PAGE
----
Chile
By West Coast Editor Steve Casimiro

Losing your camera stinks, losing your photos is heartbreaking.

When Santiago, Chile’s professional soccer team won its big championship at home last spring, the bad boy futbol fans went wild. There was rioting. There was tear gas. In the melee and confusion and crowds that spilled into the downtown plazas, someone unzipped my friend Lisa’s purse and stole her point-and-shoot camera. And it was not just her camera, but the photos of her 21st birthday and a week of adventure in the Patagonian outback (as seen in the photo above). Fortunately, there were three other cameras on the trip, but still: Every picture she shot was lost forever.

When it comes to digital photography, don’t wait for something to go wrong. Memory cards are cheap, and it’s easy to buy the biggest one and store all your photos on it. Even a 1 GB card can stash hundreds of snapshots. But don’t do it. Cards corrupt themselves, get lost, are stolen. I’ve had four simply die and who knows how many I’ve lost. When I’m shooting a story, I use 2 GB Compact Flash cards even though my camera can take much bigger ones; that allows 120 pictures per card and reduces my loss if something goes wrong. The extra work swapping and storing cards is nothing compared to the cost of losing irreplaceable pictures.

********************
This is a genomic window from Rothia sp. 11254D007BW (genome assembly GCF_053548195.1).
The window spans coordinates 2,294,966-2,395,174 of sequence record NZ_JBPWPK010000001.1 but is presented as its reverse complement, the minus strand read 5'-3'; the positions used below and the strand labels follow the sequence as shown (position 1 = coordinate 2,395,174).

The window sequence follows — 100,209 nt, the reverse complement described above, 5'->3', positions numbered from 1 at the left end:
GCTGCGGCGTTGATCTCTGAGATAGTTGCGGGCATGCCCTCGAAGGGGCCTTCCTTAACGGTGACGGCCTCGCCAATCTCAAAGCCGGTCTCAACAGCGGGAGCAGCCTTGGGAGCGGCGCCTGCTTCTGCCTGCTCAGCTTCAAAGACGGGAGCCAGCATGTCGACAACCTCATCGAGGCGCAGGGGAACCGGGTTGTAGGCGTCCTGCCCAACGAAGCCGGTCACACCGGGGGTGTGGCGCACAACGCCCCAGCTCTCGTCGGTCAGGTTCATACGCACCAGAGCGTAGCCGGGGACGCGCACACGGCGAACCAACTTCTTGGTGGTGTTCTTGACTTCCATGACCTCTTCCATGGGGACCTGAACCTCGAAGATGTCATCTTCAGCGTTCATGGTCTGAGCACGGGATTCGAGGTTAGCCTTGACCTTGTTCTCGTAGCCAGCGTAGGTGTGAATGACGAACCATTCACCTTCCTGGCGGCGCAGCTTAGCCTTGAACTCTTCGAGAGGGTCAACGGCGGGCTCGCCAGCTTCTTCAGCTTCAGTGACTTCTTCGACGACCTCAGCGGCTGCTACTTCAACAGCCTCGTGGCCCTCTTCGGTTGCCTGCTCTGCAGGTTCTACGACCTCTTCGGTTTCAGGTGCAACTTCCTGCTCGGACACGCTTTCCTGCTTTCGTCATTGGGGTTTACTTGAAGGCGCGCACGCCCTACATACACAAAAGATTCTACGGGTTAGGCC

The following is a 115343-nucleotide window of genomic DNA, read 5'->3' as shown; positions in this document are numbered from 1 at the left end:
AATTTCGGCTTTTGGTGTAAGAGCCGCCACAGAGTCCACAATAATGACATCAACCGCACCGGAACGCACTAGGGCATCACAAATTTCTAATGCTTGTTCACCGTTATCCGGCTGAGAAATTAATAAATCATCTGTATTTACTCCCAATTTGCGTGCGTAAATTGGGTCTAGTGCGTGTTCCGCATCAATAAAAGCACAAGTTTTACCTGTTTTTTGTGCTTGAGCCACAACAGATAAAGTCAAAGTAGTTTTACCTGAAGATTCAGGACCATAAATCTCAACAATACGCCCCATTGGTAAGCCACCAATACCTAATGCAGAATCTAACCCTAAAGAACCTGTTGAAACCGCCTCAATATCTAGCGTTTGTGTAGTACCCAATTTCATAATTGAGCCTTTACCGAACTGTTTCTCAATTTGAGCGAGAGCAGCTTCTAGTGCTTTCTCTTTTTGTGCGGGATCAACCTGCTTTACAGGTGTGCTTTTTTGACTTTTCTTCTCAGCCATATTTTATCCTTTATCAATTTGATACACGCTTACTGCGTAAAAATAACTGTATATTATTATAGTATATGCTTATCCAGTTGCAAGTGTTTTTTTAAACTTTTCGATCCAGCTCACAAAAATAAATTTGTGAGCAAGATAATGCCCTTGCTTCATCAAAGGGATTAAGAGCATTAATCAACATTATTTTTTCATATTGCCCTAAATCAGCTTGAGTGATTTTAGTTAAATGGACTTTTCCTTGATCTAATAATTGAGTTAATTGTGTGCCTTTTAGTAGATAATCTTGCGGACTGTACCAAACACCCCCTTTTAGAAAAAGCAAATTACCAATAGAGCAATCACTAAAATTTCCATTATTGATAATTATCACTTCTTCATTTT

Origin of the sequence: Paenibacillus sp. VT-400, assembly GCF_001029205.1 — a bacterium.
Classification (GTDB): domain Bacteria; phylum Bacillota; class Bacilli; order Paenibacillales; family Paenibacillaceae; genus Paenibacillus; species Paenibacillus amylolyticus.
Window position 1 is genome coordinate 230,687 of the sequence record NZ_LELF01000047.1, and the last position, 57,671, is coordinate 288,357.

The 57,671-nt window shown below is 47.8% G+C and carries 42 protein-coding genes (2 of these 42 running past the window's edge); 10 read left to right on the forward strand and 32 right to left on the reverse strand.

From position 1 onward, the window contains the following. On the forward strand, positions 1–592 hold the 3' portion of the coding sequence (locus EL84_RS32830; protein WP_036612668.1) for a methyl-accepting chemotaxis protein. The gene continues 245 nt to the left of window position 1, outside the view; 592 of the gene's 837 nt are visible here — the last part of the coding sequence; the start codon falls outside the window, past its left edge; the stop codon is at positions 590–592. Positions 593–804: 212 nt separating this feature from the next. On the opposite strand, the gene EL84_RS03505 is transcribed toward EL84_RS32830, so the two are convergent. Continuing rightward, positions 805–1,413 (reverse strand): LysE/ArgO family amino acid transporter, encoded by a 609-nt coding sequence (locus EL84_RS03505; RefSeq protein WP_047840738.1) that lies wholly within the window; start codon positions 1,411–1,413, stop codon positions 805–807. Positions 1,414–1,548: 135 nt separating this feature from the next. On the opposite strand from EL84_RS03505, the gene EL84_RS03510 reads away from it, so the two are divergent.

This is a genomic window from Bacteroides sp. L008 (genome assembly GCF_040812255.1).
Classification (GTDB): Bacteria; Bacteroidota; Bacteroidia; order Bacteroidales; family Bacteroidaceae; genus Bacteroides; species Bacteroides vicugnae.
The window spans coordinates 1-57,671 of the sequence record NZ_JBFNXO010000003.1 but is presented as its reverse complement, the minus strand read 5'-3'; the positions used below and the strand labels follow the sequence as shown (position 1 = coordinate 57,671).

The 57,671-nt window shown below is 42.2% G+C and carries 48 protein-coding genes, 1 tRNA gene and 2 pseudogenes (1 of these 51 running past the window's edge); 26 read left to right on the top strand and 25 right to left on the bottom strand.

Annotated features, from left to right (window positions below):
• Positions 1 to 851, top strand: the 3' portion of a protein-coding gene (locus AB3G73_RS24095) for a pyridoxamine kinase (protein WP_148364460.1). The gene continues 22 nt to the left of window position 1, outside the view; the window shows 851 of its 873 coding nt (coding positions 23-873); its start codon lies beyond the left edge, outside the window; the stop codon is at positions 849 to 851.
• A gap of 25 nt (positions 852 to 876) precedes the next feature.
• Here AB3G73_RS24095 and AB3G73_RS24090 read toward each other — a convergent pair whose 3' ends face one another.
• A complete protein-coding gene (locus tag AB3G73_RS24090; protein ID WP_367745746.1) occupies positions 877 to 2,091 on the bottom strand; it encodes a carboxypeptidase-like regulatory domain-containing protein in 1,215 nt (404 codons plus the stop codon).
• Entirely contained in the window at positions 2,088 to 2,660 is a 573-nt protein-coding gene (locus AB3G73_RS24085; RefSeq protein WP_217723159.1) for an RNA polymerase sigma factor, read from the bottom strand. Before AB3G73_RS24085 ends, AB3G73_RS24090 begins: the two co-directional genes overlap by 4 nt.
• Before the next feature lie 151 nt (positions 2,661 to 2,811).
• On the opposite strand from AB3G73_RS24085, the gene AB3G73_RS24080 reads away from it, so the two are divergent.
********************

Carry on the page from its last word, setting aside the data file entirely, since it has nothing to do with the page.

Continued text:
Here are four simple, yet essential digital photography guidelines >>

Comments

  1. ferragamo shoes
    March 4, 2011, 6:50 pm

    the information of this post is very relevant
    for what i am looking for, thank you so much for sharing this one

  2. Deanna Gray
    December 10, 2011, 3:18 pm

    I couldn’t agree more with the idea of using compact flash cards with a smaller picture capacity. I have had my own share of trouble when it comes to cards being corrupted causing me much dismay of losing a number of my precious snapshots. But such tip as this one would surely save me from doing the same error again.
    Deanna
    My Blog: http://www.escalierhelicoidal.net